Objective: This pilot study explored the efficacy and tolerability of paliperidone augmentation of serotonin reuptake inhibitors (SRIs) in adults with treatment-resistant obsessive-compulsive disorder (OCD). Method: Thirty-four patients aged 24-67 years (mean = 43.7 years, SD = 11.4) who met DSM-IV criteria for OCD and remained symptomatic following 2 or more past adequate SRI trials (including their current medication) were enrolled from May 2008 to March 2012. Participants were treated for 8 weeks in a double-blind study with either paliperidone (up to 9 mg/d) or matching placebo in addition to their SRI. Blinded raters conducted outcome assessments. The primary outcome, obsessive-compulsive symptom severity, was assessed using the Yale-Brown Obsessive Compulsive Scale (YBOCS). Secondary outcomes included the Clinical Global Impressions-Severity of Illness and -Improvement scales. Results: Paliperidone administration resulted in significant baseline-to-posttreatment reductions in obsessivecompulsive symptoms as measured by the YBOCS (P < .01, d = 0.66), although placebo administration also resulted in medium-sized, trend-level significant YBOCS changes (P = .05, d = 0.53). In exploratory analyses examining betweengroup differences, tests for paliperidone superiority relative to placebo were not significant (P = .14, d = 0.34); however, a numerical trend toward significant between-group differences was found, with a reduction of 7.98 points on the YBOCS for the paliperidone group compared to a reduction of 4.02 points for the placebo group. Paliperidone was generally well tolerated and not associated with significant weight gain (mean [SD] weight: paliperidone, pretreatment 84.70 [27.08] kg, posttreatment 84.84 [18.99] kg; vs placebo, pretreatment 77.50 [25.33] kg, posttreatment 77.43 [19.90] kg; P = .21). Conclusions: These results suggest that paliperidone augmentation is well tolerated and has potential efficacy in the short-term treatment of some patients with SRI-resistant OCD. Well-powered, randomized, controlled studies are necessary to more definitively address the efficacy of this treatment strategy.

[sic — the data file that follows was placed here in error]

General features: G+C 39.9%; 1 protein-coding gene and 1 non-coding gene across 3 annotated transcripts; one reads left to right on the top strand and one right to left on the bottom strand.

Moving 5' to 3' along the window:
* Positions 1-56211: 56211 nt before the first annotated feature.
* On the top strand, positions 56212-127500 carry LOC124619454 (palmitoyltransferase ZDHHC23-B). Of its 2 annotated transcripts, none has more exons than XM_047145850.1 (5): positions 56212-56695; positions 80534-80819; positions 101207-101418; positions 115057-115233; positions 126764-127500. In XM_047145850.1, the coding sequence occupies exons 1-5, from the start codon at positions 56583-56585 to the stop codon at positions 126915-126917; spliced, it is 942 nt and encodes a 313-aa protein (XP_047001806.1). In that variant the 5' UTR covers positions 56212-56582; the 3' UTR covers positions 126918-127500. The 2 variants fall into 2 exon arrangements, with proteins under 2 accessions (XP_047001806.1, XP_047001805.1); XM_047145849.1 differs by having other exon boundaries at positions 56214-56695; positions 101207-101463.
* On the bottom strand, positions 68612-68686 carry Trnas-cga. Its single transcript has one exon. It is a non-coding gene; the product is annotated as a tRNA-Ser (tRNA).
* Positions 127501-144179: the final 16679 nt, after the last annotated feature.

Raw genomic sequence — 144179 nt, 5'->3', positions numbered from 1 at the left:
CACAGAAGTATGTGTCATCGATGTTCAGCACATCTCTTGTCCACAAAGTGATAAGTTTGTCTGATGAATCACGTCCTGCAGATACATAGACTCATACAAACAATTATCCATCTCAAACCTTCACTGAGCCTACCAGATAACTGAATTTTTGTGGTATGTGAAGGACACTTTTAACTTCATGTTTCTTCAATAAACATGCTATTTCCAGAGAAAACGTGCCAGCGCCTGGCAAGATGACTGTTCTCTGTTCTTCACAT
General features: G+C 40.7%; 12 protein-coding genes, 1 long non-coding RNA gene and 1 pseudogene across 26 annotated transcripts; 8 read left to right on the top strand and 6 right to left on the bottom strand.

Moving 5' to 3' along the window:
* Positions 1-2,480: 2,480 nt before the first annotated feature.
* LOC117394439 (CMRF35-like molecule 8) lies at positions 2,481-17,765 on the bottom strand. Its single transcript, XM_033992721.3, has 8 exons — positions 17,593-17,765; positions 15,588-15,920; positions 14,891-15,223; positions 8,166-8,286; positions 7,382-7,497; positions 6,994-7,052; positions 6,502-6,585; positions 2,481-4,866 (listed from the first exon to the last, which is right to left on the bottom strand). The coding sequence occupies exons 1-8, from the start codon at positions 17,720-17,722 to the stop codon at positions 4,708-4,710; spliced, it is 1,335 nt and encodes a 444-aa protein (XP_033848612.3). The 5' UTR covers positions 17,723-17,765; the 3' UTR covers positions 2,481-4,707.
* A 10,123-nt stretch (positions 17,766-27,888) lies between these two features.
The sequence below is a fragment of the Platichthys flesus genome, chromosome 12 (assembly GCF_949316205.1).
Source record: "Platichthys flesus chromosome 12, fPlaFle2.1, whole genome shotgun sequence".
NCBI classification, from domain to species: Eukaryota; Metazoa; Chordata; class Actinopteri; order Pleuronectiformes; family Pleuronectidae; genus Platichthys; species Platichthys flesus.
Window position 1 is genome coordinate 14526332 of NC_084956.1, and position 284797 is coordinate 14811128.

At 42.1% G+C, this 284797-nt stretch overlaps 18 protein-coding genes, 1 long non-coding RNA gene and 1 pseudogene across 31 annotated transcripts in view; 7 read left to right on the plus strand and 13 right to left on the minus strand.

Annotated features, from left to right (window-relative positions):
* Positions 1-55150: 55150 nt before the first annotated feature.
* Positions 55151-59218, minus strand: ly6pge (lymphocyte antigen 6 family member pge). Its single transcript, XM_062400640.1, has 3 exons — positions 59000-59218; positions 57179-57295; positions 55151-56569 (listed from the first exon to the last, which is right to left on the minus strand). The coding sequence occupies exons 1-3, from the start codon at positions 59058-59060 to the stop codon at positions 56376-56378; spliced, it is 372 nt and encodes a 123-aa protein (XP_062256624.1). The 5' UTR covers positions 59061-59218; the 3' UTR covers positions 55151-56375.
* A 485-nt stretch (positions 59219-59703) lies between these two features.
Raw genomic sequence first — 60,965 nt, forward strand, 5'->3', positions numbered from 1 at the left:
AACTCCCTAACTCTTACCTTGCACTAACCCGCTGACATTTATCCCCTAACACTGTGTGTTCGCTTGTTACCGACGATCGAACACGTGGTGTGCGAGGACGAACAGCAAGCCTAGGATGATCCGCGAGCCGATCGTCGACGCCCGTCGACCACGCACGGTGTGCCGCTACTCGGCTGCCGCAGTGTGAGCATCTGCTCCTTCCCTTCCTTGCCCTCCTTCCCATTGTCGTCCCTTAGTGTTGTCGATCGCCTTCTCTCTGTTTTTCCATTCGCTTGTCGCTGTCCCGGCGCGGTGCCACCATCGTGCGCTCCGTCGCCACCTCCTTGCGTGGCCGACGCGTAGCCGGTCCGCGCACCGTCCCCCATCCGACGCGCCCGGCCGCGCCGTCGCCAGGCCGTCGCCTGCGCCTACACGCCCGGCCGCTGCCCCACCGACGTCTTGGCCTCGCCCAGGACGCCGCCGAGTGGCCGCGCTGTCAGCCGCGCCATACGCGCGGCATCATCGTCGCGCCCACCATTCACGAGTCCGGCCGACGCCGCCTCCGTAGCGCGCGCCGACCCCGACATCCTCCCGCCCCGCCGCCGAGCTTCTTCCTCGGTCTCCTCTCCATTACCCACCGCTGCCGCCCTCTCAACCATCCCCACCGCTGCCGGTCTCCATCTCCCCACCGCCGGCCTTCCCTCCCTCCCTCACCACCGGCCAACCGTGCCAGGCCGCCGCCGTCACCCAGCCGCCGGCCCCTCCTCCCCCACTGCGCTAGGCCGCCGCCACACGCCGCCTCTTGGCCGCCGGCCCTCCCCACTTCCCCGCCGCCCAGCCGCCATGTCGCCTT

ASJC Scopus subject areas
- Psychiatry and Mental health